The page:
Honor Council data reveals 10 year spike in violations
Written by Nate Wahrenberger|
October 26, 2015
College of William and Mary students were found responsible for 46 Honor Code violations out of 61 reports during the 2014-15 academic year.
With the recent release of the spring and summer 2015 semester data, the Honor System Advisory Committee was able to report statistics for the entire 2014-15 academic year. These statistics summarize the combined activity of all six honor councils, which exist for students in the undergraduate programs, the Arts and Sciences graduate program, Mason School of Business graduate program, the School of Education, the Law School and the Virginia Institute of Marine Science.
“Unauthorized assistance or collaboration” was the most common offense for which students were found guilty; 22 students were found responsible in those cases. According to the report, responsible students committed this infraction in a variety of ways, ranging from a student using a cheat sheet on his or her phone to a student consulting a classmate’s exam during a testing period.
Students were charged with lying most frequently, followed by plagiarism. However, more students were found responsible for plagiarism. In many cases, the two infractions overlap, since students confronted for plagiarism sometimes initially denied their guilt. Dean of Students Marjorie Thomas noted that Honor Code violations occasionally overlap with Student Code of Conduct violations, a situation that requires a special decision as to whether the Honor Council will handle adjudications.
In the past academic year, the most common primary sanction for an Honor Code violation was suspension, 16 of which were issued. Sixteen students were also given an F in a course, making an automatic failing grade the most likely secondary sanction.
Associate Dean of Students Dave Gilbert, who advises and trains the members of all six councils, said that Honor Code violations have spiked in the last year.
“Last year we experienced the highest number of reports in my ten years here,” Gilbert said in an email. “We are currently studying the results to determine what we can learn and where we will target our preventative efforts.”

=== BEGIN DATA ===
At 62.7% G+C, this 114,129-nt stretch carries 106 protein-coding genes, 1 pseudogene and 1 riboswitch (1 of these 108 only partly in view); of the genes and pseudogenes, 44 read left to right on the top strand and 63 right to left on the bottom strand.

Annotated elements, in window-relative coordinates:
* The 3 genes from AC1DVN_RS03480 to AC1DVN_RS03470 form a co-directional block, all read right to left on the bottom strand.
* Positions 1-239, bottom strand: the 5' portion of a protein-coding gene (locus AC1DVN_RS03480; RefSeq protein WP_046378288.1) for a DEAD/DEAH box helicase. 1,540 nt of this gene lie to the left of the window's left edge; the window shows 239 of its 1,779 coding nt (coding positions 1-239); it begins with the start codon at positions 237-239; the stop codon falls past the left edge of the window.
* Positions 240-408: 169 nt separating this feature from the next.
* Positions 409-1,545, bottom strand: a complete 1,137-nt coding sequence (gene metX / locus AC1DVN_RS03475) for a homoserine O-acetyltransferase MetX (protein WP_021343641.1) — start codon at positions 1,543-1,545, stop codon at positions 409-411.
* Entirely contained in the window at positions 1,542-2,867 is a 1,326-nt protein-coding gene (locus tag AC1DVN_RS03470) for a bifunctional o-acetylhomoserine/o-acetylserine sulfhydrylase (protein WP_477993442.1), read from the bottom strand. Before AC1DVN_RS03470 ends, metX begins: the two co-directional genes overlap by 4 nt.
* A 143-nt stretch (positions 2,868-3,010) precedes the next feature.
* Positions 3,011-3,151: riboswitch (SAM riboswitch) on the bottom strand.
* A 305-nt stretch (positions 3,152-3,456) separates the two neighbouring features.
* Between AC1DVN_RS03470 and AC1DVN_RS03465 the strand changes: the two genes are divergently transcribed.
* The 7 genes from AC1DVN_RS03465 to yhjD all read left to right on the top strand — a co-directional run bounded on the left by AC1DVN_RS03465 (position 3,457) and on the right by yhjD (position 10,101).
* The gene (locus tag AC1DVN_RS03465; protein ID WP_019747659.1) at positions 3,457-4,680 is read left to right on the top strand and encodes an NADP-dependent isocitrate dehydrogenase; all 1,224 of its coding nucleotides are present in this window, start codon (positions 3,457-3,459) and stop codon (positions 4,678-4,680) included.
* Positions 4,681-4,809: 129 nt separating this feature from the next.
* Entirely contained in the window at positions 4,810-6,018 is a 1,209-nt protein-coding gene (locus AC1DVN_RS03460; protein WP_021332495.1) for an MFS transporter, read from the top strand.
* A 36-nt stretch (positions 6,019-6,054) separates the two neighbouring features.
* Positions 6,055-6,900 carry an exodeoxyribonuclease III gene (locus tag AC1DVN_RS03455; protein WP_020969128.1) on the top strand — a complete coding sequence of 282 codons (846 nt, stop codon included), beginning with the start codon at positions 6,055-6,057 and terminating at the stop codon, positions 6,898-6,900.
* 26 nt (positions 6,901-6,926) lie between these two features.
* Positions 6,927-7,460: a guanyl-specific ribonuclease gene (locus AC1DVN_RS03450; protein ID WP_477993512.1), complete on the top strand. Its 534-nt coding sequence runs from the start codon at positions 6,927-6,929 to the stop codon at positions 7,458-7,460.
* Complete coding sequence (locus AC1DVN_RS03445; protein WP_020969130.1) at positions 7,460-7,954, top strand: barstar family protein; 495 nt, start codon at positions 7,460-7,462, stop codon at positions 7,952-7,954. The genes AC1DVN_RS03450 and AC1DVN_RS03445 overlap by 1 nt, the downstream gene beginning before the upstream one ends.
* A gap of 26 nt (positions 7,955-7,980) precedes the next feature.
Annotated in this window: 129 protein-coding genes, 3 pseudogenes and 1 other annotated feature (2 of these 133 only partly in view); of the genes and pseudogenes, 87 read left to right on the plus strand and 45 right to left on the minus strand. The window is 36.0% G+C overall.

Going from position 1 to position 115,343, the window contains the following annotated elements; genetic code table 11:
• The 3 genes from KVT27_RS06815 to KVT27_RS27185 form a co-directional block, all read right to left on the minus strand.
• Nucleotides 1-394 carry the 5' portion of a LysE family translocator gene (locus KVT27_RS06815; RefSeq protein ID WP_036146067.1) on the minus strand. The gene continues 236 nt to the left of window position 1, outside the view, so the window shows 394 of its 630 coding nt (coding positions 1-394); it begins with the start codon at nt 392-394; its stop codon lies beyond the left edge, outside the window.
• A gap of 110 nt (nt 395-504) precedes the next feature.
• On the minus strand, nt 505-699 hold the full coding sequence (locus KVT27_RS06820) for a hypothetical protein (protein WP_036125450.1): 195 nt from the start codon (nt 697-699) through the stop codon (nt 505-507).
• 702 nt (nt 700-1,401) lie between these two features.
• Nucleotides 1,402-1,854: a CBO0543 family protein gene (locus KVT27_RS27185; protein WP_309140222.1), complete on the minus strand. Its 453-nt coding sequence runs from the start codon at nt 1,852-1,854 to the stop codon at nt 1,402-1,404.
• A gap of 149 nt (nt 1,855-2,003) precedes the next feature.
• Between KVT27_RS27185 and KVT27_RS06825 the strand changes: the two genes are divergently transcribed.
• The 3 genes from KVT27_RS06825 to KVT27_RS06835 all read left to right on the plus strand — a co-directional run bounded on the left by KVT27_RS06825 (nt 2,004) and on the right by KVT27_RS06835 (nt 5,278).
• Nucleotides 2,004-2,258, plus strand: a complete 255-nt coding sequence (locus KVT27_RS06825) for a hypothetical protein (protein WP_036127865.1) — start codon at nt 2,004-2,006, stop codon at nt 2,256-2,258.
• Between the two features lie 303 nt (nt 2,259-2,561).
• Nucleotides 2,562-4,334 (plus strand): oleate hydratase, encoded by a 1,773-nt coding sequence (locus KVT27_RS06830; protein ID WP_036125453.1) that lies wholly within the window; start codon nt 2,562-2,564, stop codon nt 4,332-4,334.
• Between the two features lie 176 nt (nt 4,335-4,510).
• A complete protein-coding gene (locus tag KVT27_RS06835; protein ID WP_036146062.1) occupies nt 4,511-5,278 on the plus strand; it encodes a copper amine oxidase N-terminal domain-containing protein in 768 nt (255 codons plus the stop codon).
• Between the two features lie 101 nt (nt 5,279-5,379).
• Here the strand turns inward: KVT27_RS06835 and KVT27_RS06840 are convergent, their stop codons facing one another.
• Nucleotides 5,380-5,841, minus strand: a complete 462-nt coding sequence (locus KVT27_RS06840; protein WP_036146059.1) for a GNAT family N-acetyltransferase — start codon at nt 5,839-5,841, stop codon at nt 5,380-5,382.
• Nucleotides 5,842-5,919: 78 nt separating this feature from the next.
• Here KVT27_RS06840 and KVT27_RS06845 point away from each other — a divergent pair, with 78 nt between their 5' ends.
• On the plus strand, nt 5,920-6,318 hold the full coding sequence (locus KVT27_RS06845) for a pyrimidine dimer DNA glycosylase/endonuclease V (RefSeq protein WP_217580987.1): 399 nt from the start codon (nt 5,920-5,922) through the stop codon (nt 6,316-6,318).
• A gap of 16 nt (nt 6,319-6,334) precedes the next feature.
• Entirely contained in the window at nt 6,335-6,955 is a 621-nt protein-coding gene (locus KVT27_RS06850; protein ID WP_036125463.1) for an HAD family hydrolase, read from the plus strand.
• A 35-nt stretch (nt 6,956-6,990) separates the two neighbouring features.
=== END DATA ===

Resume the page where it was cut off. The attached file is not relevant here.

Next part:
Gilbert promised serious efforts to survey students and faculty in order to improve college policy.
“The Honor System Advisory Committee also will be spear-heading a campus-wide survey assessment of students and faculty to determine where we are doing well and where we have remaining challenges,” Gilbert said in an email. “In the spring semester, I expect the committee will identify key areas where we need to focus our efforts with the faculty and student populations, respectively.”
Thomas said that the high number of recent reports might be the result of factors other than student misconduct. She suggested that outreach efforts on the part of the Honor Council have encouraged community members to report infractions.
“I think we’re seeing more folks coming forward, in terms of faculty or even students, when they’re concerned about either what they’ve observed as a bystander or what faculty themselves have experienced,” Thomas said. “I think the Office of Student Conduct, in addition to the Honor Council members themselves, … have been doing a lot more in terms of outreach and communicating the importance of maintaining academic integrity and standards in our community.”
She also added that efforts to educate students about academic ethical standards have helped students from different educational backgrounds comply with the Honor Code.
Vice Chair of the Undergraduate Honor Council Audrey Scruggs ’16 mentioned certain steps that students can take to avoid committing violations.
“Most of our casework involves academic integrity,” Scruggs said in an email. “Our Council finds that when students seek resources on campus, such as the Tribe Tutor Zone or the Writing Resource Center, and reach out to their professors for clarification regarding citations and rules surrounding collaboration, they avoid potential honor code violations. In addition, increased use of technology (specifically smart phones) has played into a number of our cases.”
Gilbert emphasized the importance of peer accountability for the student-led honor council.
“Peer accountability can be a powerful tool to ensure that all students are protected under a common code,” Gilbert said in an email. “My anecdotal experience is that peer influence is a more powerful tool than messaging from faculty or staff. I also believe it is important for students to view behavior through their own lens — we all live within the community here at William and Mary, but for students, this is their academic, co-curricular, and living experience, so one could argue that the community is experienced most powerfully by them.”
Thomas said that a student-led Honor Council enhances accountability, but it also reflects a student culture that is concerned with academic integrity.
“I am a believer that when members of a community have the opportunity to uphold not only our values but our community expectations … with your peers, it does make it stronger and it makes it more intentional about who we are and how we conduct ourselves, not only in spirit but also in practice,” Thomas said.